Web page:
Was Adam really a historical person, and can we trust the biblical story of human origins? Or is the story of Eden simply a metaphor, leaving scientists the job to correctly reconstruct the truth of how humanity began? Although the church currently faces these pressing questions - exacerbated as they are by scientific and philosophical developments of our age - we must not think that they are completely new.
In The Quest for the Historical Adam, William VanDoodewaard recovers and assesses the teaching of those who have gone before us, providing a historical survey of Genesis commentary on human origins from the patristic era to the present. Reacquainting the reader with a long line of theologians, exegetes, and thinkers, VanDoodewaard traces the roots, development, and, at times, disappearance of hermeneutical approaches and exegetical insights relevant to discussions on human origins. This survey not only informs us of how we came to this point in the conversation but also equips us to recognize the significance of the various alternatives on human origins.
The biblical truth claims of the historicity of Adam and the reality of the fall are neither incidental nor insignificant to the Christian faith. They are matters of gospel importance. But in our time the validity of the churchs doctrine of the special creation of Adam and Eve, body and soul, as our first parents, based on Genesis 12, and the corresponding affirmation of the historical reality of the fall, based on Genesis 3, have come under serious cross-examination. There are voices (some of whom self-identify as evangelical) calling on the church to abandon and to revise its historic teaching. Many reveal an unfamiliarity with the history of the church's exegesis on these issues and its assessment of their hermeneutical and theological significance. William VanDoodewaard's book, The Quest for the Historical Adam, then, arrives not a moment too soon. He provides us with a careful, clear, important, orthodox assessment of the question as well as a tremendously helpful survey of the history of interpretation (including current views). This will prove to be an enormously valuable resource to pastors and teachers wanting to get up to speed on the historical theology behind this discussion and to gain a quick grasp of the present theological lay of the land. Those arguing for a revisionist interpretation must now deal with the material VanDoodewaard has amassed and articulated.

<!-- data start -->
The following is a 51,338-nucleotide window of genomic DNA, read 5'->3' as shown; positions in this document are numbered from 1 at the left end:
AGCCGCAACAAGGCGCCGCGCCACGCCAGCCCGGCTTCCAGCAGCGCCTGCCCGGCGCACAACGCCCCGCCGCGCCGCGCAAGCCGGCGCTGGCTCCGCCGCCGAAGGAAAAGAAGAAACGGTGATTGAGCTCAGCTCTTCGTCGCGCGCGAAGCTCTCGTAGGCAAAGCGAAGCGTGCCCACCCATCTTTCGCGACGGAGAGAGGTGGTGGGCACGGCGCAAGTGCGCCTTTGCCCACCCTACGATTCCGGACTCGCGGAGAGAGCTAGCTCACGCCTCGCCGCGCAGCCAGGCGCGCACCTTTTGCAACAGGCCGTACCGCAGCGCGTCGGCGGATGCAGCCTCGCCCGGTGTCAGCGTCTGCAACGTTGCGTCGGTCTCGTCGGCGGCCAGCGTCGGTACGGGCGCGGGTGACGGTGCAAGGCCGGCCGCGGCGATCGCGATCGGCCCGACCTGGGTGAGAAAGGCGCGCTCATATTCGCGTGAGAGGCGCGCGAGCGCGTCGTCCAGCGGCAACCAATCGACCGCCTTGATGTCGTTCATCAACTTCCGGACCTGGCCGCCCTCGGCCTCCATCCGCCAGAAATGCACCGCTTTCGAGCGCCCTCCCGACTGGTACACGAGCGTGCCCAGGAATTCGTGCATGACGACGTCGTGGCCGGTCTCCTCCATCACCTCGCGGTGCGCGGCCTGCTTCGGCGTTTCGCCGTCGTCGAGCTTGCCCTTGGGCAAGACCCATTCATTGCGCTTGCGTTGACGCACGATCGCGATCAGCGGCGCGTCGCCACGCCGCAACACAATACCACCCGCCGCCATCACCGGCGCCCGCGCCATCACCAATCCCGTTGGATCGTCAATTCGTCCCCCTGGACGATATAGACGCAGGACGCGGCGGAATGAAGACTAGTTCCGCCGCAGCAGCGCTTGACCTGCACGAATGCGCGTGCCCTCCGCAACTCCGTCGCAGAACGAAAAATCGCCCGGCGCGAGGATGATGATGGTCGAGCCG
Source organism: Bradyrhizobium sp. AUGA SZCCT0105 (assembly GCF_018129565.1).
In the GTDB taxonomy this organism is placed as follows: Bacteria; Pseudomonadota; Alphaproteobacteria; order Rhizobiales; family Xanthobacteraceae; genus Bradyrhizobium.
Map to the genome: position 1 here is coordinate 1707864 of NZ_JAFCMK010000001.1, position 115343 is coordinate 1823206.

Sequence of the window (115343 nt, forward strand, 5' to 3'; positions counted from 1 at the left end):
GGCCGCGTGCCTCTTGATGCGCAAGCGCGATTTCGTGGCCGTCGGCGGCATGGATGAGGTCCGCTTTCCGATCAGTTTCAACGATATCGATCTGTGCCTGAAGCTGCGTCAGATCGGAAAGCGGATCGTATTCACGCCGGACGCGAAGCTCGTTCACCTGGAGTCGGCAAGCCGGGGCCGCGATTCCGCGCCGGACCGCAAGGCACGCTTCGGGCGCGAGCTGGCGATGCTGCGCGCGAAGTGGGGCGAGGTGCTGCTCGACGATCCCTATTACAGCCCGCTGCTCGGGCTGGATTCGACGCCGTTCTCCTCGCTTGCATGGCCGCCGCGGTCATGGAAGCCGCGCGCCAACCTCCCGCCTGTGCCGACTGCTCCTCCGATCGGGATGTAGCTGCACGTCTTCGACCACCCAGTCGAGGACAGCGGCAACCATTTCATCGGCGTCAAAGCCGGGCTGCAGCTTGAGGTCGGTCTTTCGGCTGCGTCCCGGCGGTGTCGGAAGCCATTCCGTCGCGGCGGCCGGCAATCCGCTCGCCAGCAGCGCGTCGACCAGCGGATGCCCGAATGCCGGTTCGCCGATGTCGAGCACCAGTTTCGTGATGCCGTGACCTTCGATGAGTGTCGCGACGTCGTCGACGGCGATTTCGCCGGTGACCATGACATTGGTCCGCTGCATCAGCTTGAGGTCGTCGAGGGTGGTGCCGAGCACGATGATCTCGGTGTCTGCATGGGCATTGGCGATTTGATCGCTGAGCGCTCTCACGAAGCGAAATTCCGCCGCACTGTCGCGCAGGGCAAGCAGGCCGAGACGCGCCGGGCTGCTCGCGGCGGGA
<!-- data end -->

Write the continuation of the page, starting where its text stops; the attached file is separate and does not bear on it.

chancellor and John E. Richards Professor of Systematic and Historical Theology, Reformed Theological Seminary
Dr. Bill VanDoodewaard has gifted the church with a work that began as a labor of love but has grown into a significant major study in which he marries the disciplines of a church historian and the concerns of a Christian theologian. The issues on which he touches reach down to the very foundations of the Christian worldview, to creation itself. Those who share the author's understanding of the early chapters of Genesis will deeply appreciate his detailed analysis and synthesis of how they have been interpreted throughout the Christian centuries. And those who differ, whether in fine details or in major ways, ought, in integrity, to familiarize themselves with the copious material that Dr. VanDoodewaard here presents. This is a valuable and significant contribution to a much-debated subject and from a perspective that has too often been overlooked.
-Sinclair B. Ferguson,
professor of systematic theology, Redeemer Theological Seminary, Dallas